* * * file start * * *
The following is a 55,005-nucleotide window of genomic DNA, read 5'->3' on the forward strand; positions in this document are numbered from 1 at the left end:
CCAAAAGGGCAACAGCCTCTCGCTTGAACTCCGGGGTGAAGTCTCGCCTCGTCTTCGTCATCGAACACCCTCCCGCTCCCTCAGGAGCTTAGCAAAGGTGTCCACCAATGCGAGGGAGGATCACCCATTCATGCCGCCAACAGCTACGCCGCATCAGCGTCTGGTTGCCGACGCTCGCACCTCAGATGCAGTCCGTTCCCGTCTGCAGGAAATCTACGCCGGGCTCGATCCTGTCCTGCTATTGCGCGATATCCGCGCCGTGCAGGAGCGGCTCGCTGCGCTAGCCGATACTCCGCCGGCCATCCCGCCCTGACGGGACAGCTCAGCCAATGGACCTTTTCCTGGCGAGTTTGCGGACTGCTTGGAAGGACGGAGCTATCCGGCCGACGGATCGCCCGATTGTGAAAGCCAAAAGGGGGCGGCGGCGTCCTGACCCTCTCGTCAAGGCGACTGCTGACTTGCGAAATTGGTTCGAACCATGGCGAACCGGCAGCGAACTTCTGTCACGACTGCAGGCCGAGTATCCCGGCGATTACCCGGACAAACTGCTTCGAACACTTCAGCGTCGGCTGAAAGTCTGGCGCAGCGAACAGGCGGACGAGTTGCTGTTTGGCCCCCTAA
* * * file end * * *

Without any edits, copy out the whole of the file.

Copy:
The following is a 55,005-nucleotide window of genomic DNA, read 5'->3' on the forward strand; positions in this document are numbered from 1 at the left end:
CCAAAAGGGCAACAGCCTCTCGCTTGAACTCCGGGGTGAAGTCTCGCCTCGTCTTCGTCATCGAACACCCTCCCGCTCCCTCAGGAGCTTAGCAAAGGTGTCCACCAATGCGAGGGAGGATCACCCATTCATGCCGCCAACAGCTACGCCGCATCAGCGTCTGGTTGCCGACGCTCGCACCTCAGATGCAGTCCGTTCCCGTCTGCAGGAAATCTACGCCGGGCTCGATCCTGTCCTGCTATTGCGCGATATCCGCGCCGTGCAGGAGCGGCTCGCTGCGCTAGCCGATACTCCGCCGGCCATCCCGCCCTGACGGGACAGCTCAGCCAATGGACCTTTTCCTGGCGAGTTTGCGGACTGCTTGGAAGGACGGAGCTATCCGGCCGACGGATCGCCCGATTGTGAAAGCCAAAAGGGGGCGGCGGCGTCCTGACCCTCTCGTCAAGGCGACTGCTGACTTGCGAAATTGGTTCGAACCATGGCGAACCGGCAGCGAACTTCTGTCACGACTGCAGGCCGAGTATCCCGGCGATTACCCGGACAAACTGCTTCGAACACTTCAGCGTCGGCTGAAAGTCTGGCGCAGCGAACAGGCGGACGAGTTGCTGTTTGGCCCCCTAA